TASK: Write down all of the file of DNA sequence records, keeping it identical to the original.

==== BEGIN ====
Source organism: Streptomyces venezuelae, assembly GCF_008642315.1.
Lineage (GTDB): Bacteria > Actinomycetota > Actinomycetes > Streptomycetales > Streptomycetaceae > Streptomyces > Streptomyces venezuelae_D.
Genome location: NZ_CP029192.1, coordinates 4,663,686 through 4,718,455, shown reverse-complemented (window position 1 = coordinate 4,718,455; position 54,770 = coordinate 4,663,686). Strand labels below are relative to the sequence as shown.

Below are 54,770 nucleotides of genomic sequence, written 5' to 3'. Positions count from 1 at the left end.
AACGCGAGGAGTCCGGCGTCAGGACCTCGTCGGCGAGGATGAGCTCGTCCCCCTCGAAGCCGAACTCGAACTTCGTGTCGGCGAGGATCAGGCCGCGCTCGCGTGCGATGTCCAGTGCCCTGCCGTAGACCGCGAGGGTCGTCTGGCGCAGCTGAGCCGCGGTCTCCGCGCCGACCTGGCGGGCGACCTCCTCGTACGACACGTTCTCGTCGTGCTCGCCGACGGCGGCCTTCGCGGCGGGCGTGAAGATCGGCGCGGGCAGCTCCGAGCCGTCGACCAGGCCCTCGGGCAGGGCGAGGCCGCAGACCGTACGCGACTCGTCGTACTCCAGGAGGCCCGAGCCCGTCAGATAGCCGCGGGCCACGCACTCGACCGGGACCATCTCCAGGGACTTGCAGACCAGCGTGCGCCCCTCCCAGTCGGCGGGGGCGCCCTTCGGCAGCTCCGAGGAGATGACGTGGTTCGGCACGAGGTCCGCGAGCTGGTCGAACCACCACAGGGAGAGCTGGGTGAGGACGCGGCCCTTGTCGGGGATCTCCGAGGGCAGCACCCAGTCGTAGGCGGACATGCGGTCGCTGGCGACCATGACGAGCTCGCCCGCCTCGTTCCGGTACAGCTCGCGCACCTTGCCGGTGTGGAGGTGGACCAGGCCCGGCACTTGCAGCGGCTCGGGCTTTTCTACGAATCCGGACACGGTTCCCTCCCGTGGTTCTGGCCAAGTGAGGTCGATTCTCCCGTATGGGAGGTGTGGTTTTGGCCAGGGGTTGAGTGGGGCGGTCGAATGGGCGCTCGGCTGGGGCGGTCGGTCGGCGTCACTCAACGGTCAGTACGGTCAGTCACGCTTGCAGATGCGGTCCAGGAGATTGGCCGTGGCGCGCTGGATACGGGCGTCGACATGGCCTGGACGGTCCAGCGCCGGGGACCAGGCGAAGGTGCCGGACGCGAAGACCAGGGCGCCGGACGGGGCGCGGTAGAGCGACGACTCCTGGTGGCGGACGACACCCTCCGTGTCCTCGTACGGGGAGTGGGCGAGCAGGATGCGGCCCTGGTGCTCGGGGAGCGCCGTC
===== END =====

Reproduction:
Source organism: Streptomyces venezuelae, assembly GCF_008642315.1.
Lineage (GTDB): Bacteria > Actinomycetota > Actinomycetes > Streptomycetales > Streptomycetaceae > Streptomyces > Streptomyces venezuelae_D.
Genome location: NZ_CP029192.1, coordinates 4,663,686 through 4,718,455, shown reverse-complemented (window position 1 = coordinate 4,718,455; position 54,770 = coordinate 4,663,686). Strand labels below are relative to the sequence as shown.

Below are 54,770 nucleotides of genomic sequence, written 5' to 3'. Positions count from 1 at the left end.
AACGCGAGGAGTCCGGCGTCAGGACCTCGTCGGCGAGGATGAGCTCGTCCCCCTCGAAGCCGAACTCGAACTTCGTGTCGGCGAGGATCAGGCCGCGCTCGCGTGCGATGTCCAGTGCCCTGCCGTAGACCGCGAGGGTCGTCTGGCGCAGCTGAGCCGCGGTCTCCGCGCCGACCTGGCGGGCGACCTCCTCGTACGACACGTTCTCGTCGTGCTCGCCGACGGCGGCCTTCGCGGCGGGCGTGAAGATCGGCGCGGGCAGCTCCGAGCCGTCGACCAGGCCCTCGGGCAGGGCGAGGCCGCAGACCGTACGCGACTCGTCGTACTCCAGGAGGCCCGAGCCCGTCAGATAGCCGCGGGCCACGCACTCGACCGGGACCATCTCCAGGGACTTGCAGACCAGCGTGCGCCCCTCCCAGTCGGCGGGGGCGCCCTTCGGCAGCTCCGAGGAGATGACGTGGTTCGGCACGAGGTCCGCGAGCTGGTCGAACCACCACAGGGAGAGCTGGGTGAGGACGCGGCCCTTGTCGGGGATCTCCGAGGGCAGCACCCAGTCGTAGGCGGACATGCGGTCGCTGGCGACCATGACGAGCTCGCCCGCCTCGTTCCGGTACAGCTCGCGCACCTTGCCGGTGTGGAGGTGGACCAGGCCCGGCACTTGCAGCGGCTCGGGCTTTTCTACGAATCCGGACACGGTTCCCTCCCGTGGTTCTGGCCAAGTGAGGTCGATTCTCCCGTATGGGAGGTGTGGTTTTGGCCAGGGGTTGAGTGGGGCGGTCGAATGGGCGCTCGGCTGGGGCGGTCGGTCGGCGTCACTCAACGGTCAGTACGGTCAGTCACGCTTGCAGATGCGGTCCAGGAGATTGGCCGTGGCGCGCTGGATACGGGCGTCGACATGGCCTGGACGGTCCAGCGCCGGGGACCAGGCGAAGGTGCCGGACGCGAAGACCAGGGCGCCGGACGGGGCGCGGTAGAGCGACGACTCCTGGTGGCGGACGACACCCTCCGTGTCCTCGTACGGGGAGTGGGCGAGCAGGATGCGGCCCTGGTGCTCGGGGAGCGCCGTC